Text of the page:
How to Take Photo of Motorcycles that Look Great on Social Media?


This is Miya, a Webike staff, who has been practicing for a while now because of the difficulty in taking photos at the circuit.

Do you upload photos of your motorcycle on social media? I toured to various places, took lots of pictures, and then we went home! But when you look back at your photos, have you ever thought that you didn't get a very good shot? Since this is the touring trip, you want to leave your memories not only in your mind but also in your photos.

I want to take pictures that look good, even if they don't look professional! For those of you who do, I'm going to show you how to photograph a motorcycle that looks great with a few tips.

This is my way of taking pictures. It's not as good as professional photographers, so it's just a reference.

Let's find an angle that works!

When you get to the perfect spot, start by looking for an angle. I look at the motorcycle from various directions, front, back, left, and right, including the background. Then you'll naturally think, "That's a cool angle! You'll find a place where you can think, "I don't know what to do.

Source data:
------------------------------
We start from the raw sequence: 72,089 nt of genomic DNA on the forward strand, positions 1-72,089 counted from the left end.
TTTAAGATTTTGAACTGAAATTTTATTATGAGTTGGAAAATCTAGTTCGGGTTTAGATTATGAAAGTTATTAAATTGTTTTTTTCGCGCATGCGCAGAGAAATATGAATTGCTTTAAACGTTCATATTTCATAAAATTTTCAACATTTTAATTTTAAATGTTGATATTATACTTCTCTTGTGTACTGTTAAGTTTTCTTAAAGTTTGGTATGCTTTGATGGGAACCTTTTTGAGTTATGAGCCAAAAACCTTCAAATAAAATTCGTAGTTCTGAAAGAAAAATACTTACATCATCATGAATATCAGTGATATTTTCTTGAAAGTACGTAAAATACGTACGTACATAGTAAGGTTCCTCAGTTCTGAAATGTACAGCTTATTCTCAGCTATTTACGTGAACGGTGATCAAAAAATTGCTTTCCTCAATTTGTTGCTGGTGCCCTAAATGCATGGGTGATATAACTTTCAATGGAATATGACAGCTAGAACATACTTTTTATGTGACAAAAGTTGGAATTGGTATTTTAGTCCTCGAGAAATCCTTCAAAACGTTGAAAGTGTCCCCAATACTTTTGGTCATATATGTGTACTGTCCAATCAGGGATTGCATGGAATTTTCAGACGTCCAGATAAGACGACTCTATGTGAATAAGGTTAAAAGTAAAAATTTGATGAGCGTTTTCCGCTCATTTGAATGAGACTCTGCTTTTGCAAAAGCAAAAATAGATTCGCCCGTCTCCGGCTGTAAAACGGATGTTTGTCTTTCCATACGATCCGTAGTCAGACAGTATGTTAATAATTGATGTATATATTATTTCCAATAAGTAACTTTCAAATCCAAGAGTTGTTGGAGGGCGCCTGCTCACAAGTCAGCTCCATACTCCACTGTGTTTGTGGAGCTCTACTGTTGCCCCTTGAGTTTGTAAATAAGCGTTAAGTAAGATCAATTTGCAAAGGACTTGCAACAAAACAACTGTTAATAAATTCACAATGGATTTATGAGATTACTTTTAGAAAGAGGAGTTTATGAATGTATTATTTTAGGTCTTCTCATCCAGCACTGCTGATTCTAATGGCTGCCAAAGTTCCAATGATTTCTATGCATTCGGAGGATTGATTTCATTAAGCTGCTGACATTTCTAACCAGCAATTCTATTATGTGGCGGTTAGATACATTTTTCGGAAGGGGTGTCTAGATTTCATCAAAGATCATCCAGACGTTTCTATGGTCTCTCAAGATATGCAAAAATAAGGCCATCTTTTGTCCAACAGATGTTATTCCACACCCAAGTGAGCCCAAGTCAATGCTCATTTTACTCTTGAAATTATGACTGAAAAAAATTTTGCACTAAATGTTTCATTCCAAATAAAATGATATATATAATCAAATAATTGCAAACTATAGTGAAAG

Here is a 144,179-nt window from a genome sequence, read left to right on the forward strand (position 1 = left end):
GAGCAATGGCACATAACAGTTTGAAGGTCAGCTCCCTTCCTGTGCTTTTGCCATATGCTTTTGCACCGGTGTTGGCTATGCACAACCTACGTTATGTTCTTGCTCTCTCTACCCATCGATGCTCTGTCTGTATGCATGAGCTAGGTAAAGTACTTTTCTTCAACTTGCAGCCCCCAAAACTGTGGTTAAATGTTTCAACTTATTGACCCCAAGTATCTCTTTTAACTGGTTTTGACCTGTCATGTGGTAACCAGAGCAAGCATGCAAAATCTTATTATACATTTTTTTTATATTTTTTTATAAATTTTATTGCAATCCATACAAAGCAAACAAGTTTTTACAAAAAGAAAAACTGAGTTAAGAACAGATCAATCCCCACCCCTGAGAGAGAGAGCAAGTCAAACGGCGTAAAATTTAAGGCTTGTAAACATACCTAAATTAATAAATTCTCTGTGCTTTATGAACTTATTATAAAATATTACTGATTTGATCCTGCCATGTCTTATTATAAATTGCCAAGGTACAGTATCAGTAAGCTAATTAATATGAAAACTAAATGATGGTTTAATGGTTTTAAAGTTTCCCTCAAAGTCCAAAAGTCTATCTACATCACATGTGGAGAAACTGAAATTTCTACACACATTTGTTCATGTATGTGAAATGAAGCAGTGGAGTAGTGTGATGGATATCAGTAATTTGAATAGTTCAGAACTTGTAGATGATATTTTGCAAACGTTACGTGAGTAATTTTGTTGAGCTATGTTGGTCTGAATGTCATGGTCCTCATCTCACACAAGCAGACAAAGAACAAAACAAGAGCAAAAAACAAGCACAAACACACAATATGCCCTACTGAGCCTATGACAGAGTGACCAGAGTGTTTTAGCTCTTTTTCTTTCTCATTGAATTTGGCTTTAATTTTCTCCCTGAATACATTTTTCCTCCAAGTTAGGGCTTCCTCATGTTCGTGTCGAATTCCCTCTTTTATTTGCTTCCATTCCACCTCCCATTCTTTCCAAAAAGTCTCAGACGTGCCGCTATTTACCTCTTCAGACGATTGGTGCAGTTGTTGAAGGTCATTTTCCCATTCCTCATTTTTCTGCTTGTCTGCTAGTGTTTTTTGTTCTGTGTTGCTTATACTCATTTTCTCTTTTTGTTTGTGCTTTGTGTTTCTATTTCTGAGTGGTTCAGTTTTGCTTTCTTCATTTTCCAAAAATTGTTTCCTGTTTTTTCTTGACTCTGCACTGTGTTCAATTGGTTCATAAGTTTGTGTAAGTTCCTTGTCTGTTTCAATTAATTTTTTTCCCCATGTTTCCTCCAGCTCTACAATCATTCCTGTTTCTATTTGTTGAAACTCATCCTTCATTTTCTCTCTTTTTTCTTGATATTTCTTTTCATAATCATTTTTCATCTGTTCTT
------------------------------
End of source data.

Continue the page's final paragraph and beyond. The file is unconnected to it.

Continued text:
If you can't find it, you can find the best angle by changing the direction of the motorcycle or moving your shooting point slightly. It's no exaggeration to say that half of the entire process is done with the angle decisions here.

Here's a point!
The angle at which the motorcycle looks best when viewed at an angle of 30 to 60 degrees from the front or directly behind.
The 1st image was taken from an angle of about 90 degrees. In the image above, 2nd to 4th were taken from an angle of about 30 to 60 degrees.

Think about the composition of your subject!

Once you've decided on an angle, you'll also need to decide where to position your subject (the motorcycle). There are various patterns to choose from, such as whether to include the background or to make the motorcycle a statement. Typical compositions include

  • Sunrise composition
  • Schematic composition
  • 2-partition method
  • 3-partition method

If you remember these four things, you can usually get a beautiful picture.

Sunrise composition

This is the simplest and most popular composition with the subject (the motorcycle) in the middle of the picture. The photo here is of the Webike staff I.Y.'s favorite motorcycle: the BMW R nineT Pure. The overall look is dim, but it's one that emphasizes and conveys the glossy look of BELL's white-colored helmet and tank.

Schematic composition

This kind of schematic composition is best if you want to create a strong sense of depth from the motorcycle in front into the motorcycle in the back.